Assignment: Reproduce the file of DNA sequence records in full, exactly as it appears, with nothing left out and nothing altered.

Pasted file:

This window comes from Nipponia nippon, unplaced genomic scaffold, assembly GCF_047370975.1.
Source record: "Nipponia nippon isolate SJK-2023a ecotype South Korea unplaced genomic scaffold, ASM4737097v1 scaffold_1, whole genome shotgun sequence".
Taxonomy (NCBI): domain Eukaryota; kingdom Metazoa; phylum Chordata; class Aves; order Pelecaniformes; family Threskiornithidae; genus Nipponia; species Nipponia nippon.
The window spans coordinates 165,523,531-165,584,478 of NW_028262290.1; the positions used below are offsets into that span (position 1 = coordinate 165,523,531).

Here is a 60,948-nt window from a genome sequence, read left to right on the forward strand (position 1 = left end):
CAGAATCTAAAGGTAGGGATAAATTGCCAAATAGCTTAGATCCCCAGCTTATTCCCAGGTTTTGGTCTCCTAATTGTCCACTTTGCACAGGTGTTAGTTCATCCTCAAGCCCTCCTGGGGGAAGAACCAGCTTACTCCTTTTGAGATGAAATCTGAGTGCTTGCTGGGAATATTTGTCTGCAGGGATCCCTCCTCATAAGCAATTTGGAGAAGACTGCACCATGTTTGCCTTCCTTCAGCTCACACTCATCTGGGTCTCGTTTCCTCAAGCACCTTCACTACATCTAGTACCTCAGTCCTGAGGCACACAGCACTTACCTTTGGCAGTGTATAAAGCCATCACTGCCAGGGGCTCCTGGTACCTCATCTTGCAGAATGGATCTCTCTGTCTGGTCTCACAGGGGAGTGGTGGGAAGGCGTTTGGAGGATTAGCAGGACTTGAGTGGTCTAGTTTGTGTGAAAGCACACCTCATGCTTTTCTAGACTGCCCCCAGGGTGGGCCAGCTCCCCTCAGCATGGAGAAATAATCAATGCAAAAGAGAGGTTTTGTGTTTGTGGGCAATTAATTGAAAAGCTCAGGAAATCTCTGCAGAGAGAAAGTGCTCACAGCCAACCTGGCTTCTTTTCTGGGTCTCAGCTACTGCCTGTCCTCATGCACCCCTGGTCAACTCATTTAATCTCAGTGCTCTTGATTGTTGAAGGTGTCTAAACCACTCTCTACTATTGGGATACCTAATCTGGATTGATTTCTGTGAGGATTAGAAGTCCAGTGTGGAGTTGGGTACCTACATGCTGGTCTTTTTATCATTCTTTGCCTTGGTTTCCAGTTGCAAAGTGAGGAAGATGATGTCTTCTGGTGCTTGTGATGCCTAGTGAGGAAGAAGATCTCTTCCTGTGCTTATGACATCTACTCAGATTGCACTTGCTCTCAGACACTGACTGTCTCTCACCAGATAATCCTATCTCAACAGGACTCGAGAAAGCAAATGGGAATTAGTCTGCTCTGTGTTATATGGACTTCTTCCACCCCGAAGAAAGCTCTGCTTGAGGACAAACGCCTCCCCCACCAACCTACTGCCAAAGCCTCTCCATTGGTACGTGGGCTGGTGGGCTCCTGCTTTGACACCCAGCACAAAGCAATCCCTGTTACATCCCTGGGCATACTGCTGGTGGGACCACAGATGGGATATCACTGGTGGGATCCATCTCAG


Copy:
This window comes from Nipponia nippon, unplaced genomic scaffold, assembly GCF_047370975.1.
Source record: "Nipponia nippon isolate SJK-2023a ecotype South Korea unplaced genomic scaffold, ASM4737097v1 scaffold_1, whole genome shotgun sequence".
Taxonomy (NCBI): domain Eukaryota; kingdom Metazoa; phylum Chordata; class Aves; order Pelecaniformes; family Threskiornithidae; genus Nipponia; species Nipponia nippon.
The window spans coordinates 165,523,531-165,584,478 of NW_028262290.1; the positions used below are offsets into that span (position 1 = coordinate 165,523,531).

Here is a 60,948-nt window from a genome sequence, read left to right on the forward strand (position 1 = left end):
CAGAATCTAAAGGTAGGGATAAATTGCCAAATAGCTTAGATCCCCAGCTTATTCCCAGGTTTTGGTCTCCTAATTGTCCACTTTGCACAGGTGTTAGTTCATCCTCAAGCCCTCCTGGGGGAAGAACCAGCTTACTCCTTTTGAGATGAAATCTGAGTGCTTGCTGGGAATATTTGTCTGCAGGGATCCCTCCTCATAAGCAATTTGGAGAAGACTGCACCATGTTTGCCTTCCTTCAGCTCACACTCATCTGGGTCTCGTTTCCTCAAGCACCTTCACTACATCTAGTACCTCAGTCCTGAGGCACACAGCACTTACCTTTGGCAGTGTATAAAGCCATCACTGCCAGGGGCTCCTGGTACCTCATCTTGCAGAATGGATCTCTCTGTCTGGTCTCACAGGGGAGTGGTGGGAAGGCGTTTGGAGGATTAGCAGGACTTGAGTGGTCTAGTTTGTGTGAAAGCACACCTCATGCTTTTCTAGACTGCCCCCAGGGTGGGCCAGCTCCCCTCAGCATGGAGAAATAATCAATGCAAAAGAGAGGTTTTGTGTTTGTGGGCAATTAATTGAAAAGCTCAGGAAATCTCTGCAGAGAGAAAGTGCTCACAGCCAACCTGGCTTCTTTTCTGGGTCTCAGCTACTGCCTGTCCTCATGCACCCCTGGTCAACTCATTTAATCTCAGTGCTCTTGATTGTTGAAGGTGTCTAAACCACTCTCTACTATTGGGATACCTAATCTGGATTGATTTCTGTGAGGATTAGAAGTCCAGTGTGGAGTTGGGTACCTACATGCTGGTCTTTTTATCATTCTTTGCCTTGGTTTCCAGTTGCAAAGTGAGGAAGATGATGTCTTCTGGTGCTTGTGATGCCTAGTGAGGAAGAAGATCTCTTCCTGTGCTTATGACATCTACTCAGATTGCACTTGCTCTCAGACACTGACTGTCTCTCACCAGATAATCCTATCTCAACAGGACTCGAGAAAGCAAATGGGAATTAGTCTGCTCTGTGTTATATGGACTTCTTCCACCCCGAAGAAAGCTCTGCTTGAGGACAAACGCCTCCCCCACCAACCTACTGCCAAAGCCTCTCCATTGGTACGTGGGCTGGTGGGCTCCTGCTTTGACACCCAGCACAAAGCAATCCCTGTTACATCCCTGGGCATACTGCTGGTGGGACCACAGATGGGATATCACTGGTGGGATCCATCTCAG